Strategies, techniques, and tricks

Why have I been surprised at the way that many teachers use the word “strategy”? And why does it bother me when teachers refer to “tricks”?

Well, I’m glad you asked, so I’ll tell you why I believe that in both cases these teachers should say “techniques.”

First, let’s talk about strategies. This blog is called Learning Strategies, because that is the name I gave to my part-time consulting business 22 years ago. I conceive of strategies as big-picture ideas. Maybe it’s because of my training in ancient Greek, where στρατηγία is what the general does, not what the sergeant does. It’s something significant that will help you achieve your goals. When planning a course, the idea of beginning with the end in mind is a strategy; putting an agenda on the board is merely a technique. So I was taken aback to discover that many teachers call the latter a strategy.

How does Google define the word?

A plan of action or policy designed to achieve a major or overall aim.

OK, that sounds right to me. Now let’s try the American Heritage Dictionary:

A plan of action resulting from strategy or intended to accomplish a specific goal.

Still pretty close…though the recursive use of “strategy” bothers me. Finally, we’ll check the Advanced English Dictionary:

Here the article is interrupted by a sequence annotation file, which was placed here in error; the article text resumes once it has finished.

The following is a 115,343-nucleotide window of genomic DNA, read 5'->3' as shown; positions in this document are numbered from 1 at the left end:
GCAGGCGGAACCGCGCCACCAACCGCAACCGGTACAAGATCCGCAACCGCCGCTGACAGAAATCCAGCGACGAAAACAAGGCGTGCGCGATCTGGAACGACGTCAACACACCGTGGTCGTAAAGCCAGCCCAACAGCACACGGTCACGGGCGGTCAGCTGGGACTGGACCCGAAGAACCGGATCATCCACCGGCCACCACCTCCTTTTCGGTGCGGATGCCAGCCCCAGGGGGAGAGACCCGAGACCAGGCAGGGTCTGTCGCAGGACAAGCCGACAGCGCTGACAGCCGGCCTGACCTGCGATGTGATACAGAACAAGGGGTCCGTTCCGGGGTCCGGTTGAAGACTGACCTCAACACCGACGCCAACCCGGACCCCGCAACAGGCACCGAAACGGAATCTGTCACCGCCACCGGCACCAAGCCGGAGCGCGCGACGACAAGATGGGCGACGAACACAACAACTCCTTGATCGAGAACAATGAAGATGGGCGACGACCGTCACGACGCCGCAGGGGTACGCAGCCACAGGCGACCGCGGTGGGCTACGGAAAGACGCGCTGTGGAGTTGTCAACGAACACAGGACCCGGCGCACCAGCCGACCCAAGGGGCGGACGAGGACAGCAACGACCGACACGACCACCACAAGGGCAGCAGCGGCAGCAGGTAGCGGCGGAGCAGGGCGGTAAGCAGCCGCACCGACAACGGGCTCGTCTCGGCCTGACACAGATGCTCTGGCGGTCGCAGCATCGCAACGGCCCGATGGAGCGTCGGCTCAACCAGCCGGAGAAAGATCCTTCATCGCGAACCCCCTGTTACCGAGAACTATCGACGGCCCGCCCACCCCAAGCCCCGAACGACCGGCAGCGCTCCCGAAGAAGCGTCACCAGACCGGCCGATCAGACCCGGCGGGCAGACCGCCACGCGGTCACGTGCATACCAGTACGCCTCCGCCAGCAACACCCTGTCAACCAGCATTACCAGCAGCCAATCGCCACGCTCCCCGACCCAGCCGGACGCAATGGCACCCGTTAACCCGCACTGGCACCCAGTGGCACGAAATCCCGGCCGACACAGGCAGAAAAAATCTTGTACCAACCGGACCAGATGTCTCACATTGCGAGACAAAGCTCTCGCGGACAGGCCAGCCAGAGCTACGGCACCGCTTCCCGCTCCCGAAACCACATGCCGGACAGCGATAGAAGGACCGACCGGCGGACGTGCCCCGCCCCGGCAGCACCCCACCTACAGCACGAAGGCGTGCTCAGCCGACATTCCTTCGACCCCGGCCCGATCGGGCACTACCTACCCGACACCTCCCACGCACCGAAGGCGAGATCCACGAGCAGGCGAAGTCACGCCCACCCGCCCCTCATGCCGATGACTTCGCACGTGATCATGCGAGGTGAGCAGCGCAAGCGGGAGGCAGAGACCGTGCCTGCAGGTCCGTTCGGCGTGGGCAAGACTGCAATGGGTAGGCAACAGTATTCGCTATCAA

An elaborate and systematic plan of action.

Fine…so why do so many people say “strategy” when they mean “technique”? It’s confusing and misleading!

But let’s move on to “trick.” Too many math teachers say things like “The trick here is to isolate the variable on one side of the equation.” But that’s not a trick, which makes it sound like a bit of magic that will fool you into solving the equation. It’s a technique, not a trick! (In fact, it’s a technique that’s close to being a strategy, but it’s not worth arguing about where the line is.) A trick will lead you to say “Where did that come from!?”; a technique will lead you to say “Yes, I understand that step, including how it works and why I’m doing that.” You might, of course, not say that right away, but eventually it’s what you should be saying. Every time we say “trick,” we undermine what we’re doing; we make mathematics look like a collection of magical methods that work in incomprehensible ways. Words matter. Let’s use the right ones.

Categories: Math, Teaching & Learning